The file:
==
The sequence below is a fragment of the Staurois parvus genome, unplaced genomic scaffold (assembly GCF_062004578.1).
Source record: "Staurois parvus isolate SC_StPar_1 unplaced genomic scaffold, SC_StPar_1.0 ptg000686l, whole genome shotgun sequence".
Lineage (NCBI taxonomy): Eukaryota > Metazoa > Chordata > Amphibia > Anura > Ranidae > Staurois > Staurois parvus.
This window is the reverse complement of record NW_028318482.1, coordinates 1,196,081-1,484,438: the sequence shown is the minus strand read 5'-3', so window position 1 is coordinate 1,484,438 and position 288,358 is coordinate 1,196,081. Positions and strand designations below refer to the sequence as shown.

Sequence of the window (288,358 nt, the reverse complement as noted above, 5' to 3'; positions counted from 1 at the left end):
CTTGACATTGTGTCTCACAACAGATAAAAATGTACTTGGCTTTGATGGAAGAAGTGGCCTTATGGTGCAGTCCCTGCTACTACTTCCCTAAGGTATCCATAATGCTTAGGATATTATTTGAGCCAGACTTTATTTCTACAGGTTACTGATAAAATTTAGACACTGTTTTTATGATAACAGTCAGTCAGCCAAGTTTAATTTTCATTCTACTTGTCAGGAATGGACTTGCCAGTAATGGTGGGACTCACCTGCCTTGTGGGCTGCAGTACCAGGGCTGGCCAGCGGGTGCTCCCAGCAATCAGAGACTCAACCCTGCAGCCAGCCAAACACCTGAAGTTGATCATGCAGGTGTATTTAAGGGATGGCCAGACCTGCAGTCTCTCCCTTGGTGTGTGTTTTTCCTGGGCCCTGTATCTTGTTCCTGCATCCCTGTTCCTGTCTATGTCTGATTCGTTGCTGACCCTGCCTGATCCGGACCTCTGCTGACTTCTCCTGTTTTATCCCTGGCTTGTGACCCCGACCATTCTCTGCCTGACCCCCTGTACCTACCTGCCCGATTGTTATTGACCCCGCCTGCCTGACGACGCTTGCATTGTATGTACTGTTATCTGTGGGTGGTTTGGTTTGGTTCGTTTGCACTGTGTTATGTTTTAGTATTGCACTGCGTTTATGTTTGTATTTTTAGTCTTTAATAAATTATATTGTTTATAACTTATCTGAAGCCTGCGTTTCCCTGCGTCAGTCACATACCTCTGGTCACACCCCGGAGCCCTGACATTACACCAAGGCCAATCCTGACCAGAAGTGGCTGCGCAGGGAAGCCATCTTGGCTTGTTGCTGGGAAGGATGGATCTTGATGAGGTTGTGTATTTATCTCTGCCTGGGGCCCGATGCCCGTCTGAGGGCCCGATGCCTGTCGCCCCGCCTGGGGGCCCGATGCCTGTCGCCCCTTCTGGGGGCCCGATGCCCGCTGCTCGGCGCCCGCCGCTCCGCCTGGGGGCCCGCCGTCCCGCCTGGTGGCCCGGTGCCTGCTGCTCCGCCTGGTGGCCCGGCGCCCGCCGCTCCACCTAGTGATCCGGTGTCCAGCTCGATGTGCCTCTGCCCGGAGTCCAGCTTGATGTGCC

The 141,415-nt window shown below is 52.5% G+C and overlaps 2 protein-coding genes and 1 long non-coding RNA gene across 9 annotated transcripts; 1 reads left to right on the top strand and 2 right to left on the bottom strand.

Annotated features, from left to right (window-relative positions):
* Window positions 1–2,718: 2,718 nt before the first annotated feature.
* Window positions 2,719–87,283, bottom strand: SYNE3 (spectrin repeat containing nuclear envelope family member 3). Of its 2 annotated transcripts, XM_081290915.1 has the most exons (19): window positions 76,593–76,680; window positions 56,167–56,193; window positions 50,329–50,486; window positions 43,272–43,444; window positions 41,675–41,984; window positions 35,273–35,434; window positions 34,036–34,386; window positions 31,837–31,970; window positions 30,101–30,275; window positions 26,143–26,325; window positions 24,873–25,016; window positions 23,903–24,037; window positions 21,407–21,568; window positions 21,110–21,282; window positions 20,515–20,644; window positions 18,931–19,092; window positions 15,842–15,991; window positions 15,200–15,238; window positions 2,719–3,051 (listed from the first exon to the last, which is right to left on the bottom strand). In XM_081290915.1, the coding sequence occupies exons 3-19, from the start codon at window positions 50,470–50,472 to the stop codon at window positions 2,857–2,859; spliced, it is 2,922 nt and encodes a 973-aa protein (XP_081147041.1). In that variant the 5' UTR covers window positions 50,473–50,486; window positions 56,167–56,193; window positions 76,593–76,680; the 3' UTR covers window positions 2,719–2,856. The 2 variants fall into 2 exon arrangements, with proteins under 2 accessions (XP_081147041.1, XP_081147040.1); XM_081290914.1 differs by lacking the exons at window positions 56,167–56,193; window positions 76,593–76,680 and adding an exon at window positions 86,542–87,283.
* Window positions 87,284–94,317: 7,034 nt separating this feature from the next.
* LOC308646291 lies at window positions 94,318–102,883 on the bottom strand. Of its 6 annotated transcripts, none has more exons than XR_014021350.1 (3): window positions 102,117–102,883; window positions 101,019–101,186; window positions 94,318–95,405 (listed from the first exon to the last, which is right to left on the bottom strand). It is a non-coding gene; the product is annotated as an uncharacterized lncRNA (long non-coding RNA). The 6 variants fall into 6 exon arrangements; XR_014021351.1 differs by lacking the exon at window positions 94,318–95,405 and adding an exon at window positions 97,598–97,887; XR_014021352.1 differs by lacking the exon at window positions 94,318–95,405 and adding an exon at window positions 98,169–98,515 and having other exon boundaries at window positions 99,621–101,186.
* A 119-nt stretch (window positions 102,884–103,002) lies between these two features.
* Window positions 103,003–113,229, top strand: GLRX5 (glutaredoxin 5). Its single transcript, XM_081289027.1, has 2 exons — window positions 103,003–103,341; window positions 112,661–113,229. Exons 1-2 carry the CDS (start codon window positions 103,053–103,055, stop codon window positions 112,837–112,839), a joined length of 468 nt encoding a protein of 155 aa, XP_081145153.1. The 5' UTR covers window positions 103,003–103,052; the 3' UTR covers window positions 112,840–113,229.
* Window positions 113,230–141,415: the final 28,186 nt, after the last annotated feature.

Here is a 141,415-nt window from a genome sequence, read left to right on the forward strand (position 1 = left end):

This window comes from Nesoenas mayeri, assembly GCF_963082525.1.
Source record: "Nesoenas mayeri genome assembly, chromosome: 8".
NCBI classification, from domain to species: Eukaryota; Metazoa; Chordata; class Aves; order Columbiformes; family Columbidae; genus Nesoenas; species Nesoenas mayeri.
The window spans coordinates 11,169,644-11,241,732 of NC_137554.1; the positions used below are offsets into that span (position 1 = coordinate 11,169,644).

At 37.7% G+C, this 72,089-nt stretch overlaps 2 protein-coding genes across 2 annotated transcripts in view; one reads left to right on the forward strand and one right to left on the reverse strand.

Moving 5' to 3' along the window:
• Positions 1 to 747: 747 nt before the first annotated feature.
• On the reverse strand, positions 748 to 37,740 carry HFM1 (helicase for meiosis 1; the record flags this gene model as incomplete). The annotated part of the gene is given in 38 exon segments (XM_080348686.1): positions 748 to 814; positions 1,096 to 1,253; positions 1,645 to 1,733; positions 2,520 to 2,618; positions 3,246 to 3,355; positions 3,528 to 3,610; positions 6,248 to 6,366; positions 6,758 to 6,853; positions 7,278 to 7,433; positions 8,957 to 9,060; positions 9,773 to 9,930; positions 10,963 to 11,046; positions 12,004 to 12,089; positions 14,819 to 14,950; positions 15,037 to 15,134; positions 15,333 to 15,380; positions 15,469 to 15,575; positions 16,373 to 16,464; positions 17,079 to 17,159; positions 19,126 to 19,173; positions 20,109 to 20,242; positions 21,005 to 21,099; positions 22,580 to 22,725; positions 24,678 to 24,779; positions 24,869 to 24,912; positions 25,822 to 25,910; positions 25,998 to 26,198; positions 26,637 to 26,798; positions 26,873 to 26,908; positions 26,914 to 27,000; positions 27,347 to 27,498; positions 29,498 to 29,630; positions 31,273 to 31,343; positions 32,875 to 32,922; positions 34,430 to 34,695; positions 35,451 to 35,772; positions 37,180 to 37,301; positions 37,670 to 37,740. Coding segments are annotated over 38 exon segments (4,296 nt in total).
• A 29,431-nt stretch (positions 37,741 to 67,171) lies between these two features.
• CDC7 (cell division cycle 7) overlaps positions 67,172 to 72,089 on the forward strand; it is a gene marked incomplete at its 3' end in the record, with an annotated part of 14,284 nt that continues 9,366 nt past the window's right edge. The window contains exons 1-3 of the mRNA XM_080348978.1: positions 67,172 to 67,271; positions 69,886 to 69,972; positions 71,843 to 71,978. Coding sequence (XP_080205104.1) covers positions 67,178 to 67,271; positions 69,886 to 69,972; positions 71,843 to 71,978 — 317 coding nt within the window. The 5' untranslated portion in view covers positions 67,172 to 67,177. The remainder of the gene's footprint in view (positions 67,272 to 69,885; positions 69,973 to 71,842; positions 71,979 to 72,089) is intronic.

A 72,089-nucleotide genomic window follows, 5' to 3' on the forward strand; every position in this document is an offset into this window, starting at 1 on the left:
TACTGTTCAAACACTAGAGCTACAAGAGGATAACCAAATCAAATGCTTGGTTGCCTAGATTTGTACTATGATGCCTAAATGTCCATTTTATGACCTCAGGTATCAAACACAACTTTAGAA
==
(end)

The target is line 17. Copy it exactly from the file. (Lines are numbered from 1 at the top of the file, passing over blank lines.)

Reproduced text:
This window comes from Nesoenas mayeri, assembly GCF_963082525.1.